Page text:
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Here's what Europe's changes mean for the 2018 Ryder Cup

Ryder Cup Europe has announced some major changes to its qualifying process for the 2018 matches in Paris.

Following a 17-11 loss to the Americans at Hazeltine last October -- Europe's first loss since 2008 and only its third since 1999 – the Europeans are doing everything they can to help Captain Thomas Bjorn compile the best team possible for 2018.

Here are the major changes:

- Instead of three captain's picks, Bjorn will have four. The addition would have been welcomed for Russell Knox in 2016. The Scottish-born Knox was not a member of the European Tour when he won the 2015 WGC-HSBC Champions. He later won the Travelers Championship on the PGA Tour in the summer of 2016 but was passed up by European Captain Darren Clarke in favor of Thomas Pieters, a player from Belgium who spent far more time competing in European Tour events.

- More points will be earned at events in the latter stages of qualifying to ensure that in-form players have a better chance of making the team. That would have been huge for Alex Noren in 2016. Instead, his late-season charge came too late to make the team.

- No Ryder Cup qualifying points can be earned at tournaments staged on the PGA Tour in the same weeks that the European Tour's newly introduced Rolex Series -- a group of eight events that will have enhanced status and prize money – are played. Previously, points were awarded to European Tour members at any event -- PGA Tour or otherwise -- where world ranking points were available. PGA Tour points still will be available to European Tour members if the events don’t conflict with the Rolex Series.

The 2017 Rolex Series consists of the BMW PGA Championship, the HNA Open de France, the Dubai Duty Free Irish Open hosted by the Rory Foundation, the Aberdeen Asset Management Scottish Open, the Italian Open, the Turkish Airlines Open, the Nedbank Golf Challenge and the DP World Tour Championship.

Europe appears to be taking a page from the USA playbook with the revisions. Over the years, the U.S. has tweaked its process, going from no Captain's picks to two, to three and -- recently -- back and forth from three to four. The changes by Europe are an attempt to get the hottest players on the Paris squad.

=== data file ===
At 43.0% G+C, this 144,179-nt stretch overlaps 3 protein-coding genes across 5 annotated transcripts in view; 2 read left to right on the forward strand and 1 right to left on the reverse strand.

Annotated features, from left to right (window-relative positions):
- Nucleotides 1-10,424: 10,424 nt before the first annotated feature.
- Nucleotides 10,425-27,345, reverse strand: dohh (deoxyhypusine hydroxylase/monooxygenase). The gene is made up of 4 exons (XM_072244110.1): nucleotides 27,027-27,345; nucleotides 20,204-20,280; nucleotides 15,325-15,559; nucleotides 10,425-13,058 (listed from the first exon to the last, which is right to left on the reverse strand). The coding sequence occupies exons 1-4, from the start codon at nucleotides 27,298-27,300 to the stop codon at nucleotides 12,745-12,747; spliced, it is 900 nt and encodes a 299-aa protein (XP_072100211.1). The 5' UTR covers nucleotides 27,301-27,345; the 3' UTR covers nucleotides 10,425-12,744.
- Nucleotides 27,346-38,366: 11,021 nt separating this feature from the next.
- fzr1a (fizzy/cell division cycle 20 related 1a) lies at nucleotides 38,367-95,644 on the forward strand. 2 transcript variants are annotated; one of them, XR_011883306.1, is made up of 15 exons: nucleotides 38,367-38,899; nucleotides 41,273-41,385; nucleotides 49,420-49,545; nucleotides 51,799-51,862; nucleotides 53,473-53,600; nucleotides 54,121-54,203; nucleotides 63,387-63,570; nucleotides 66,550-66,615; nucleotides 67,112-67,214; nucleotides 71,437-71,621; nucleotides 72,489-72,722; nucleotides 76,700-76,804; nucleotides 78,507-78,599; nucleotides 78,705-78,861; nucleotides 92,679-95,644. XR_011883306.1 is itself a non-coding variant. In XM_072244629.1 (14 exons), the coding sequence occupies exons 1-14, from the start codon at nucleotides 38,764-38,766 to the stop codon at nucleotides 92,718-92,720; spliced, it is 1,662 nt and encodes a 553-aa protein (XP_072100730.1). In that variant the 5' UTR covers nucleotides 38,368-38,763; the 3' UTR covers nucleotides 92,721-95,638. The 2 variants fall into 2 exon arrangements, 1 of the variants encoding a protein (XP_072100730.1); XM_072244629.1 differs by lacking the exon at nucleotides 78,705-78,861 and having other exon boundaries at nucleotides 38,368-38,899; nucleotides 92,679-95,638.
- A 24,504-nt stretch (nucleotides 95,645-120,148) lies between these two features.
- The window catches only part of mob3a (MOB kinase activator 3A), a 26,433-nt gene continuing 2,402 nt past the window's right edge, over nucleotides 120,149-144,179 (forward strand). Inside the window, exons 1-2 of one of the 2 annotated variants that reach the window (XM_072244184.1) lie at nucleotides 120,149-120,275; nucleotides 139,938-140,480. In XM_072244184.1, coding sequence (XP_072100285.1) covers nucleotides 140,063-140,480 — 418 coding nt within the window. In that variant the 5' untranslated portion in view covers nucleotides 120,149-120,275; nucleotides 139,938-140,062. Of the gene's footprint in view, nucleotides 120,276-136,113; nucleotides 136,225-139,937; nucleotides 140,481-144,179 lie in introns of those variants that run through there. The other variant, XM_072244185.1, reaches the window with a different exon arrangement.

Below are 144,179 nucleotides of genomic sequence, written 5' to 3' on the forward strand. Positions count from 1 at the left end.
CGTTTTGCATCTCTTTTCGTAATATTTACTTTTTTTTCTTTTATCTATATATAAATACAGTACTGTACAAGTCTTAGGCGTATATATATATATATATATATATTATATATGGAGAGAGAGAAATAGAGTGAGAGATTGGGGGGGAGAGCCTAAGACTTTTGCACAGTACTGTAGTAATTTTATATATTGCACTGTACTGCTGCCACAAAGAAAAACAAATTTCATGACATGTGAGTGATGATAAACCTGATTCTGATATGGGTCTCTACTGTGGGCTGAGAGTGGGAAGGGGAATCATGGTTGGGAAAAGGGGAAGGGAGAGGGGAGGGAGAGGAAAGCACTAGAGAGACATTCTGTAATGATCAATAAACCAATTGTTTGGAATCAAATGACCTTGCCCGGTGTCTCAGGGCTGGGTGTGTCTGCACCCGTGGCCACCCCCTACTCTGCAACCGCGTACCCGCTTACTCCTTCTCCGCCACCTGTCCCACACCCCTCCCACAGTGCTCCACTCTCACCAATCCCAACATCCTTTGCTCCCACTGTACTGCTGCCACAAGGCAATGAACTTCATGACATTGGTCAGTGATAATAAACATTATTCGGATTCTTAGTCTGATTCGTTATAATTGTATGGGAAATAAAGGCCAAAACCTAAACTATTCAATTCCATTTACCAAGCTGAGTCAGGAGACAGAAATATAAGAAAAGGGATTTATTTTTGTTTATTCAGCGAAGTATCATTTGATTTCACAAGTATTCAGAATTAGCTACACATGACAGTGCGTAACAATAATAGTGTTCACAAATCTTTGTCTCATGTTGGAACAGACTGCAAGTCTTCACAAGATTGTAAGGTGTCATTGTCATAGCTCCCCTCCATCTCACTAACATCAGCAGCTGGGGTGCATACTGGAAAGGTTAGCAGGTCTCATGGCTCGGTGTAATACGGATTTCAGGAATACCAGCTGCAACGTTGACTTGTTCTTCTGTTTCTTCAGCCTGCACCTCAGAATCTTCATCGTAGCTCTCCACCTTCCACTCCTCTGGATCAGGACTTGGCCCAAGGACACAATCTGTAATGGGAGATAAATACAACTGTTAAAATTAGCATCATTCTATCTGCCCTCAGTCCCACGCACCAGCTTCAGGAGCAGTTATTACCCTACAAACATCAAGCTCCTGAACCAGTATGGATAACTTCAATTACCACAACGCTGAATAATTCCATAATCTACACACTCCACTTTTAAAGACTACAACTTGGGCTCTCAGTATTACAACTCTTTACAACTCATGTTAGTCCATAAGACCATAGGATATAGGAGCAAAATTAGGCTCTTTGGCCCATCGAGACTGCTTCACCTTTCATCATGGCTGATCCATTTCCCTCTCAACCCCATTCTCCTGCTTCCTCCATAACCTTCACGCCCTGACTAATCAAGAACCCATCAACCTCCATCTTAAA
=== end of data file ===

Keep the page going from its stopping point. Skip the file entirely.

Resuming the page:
Traditionally, the U.S. has closed its points race after the PGA Championship. In 2016, with the season's final major played earlier to accommodate the Olympics, players still could pick up points through the Barclays, a month before the start of the Cup.

Then, instead of making all the captain's picks after the Deutsche Bank Championship -- the second of the PGA Tour's four Playoffs events – U.S. Captain Davis Love III used just three of his picks. He saved his final pick for the end of the Tour Championship, which finished the Sunday of Ryder Cup week.

That proved beneficial for Ryan Moore, the final pick. Moore, who lost a scintillating four-hole playoff at the Tour Championship to Rory McIlroy, secured the Ryder Cup-clinching point for the USA seven days later.

New Ryder Cup USA Captain Jim Furyk could make changes to the qualifying process for the USA this time around, though nothing has been announced yet. Should any changes be made, it's likely to be announced before the start of the WGC-Mexico Championship in the first week of March.

Two other stipulations -- not points related – have been reaffirmed or put in place by Europe:

1. As has been the case for years, Ryder Cup Europe players must be members of the European Tour. England's Paul Casey (a three-time Ryder Cup participant) was playing well toward the end of 2016 on the PGA Tour but deemed ineligible for the Cup team because of his failure to take on European Tour membership.

2. From 2018 onward, players cannot be a future Ryder Cup captain or vice-captain if they decline membership of the European Tour or fail to fulfill the minimum obligation of playing at least four events on tour each season.

The qualification process for 2018 Ryder Cup Europe begins at the Czech Masters in Prague from Aug. 31-Sept. 3, 2017. The 2018 Ryder Cup will be played Sept. 28-30, 2018, at the Albatros Course of Le Golf National, a staple on the European Tour and host venue of the Open de France, the oldest national open in Continental Europe.

The U.S. has not won a Ryder Cup on foreign soil since 1993.

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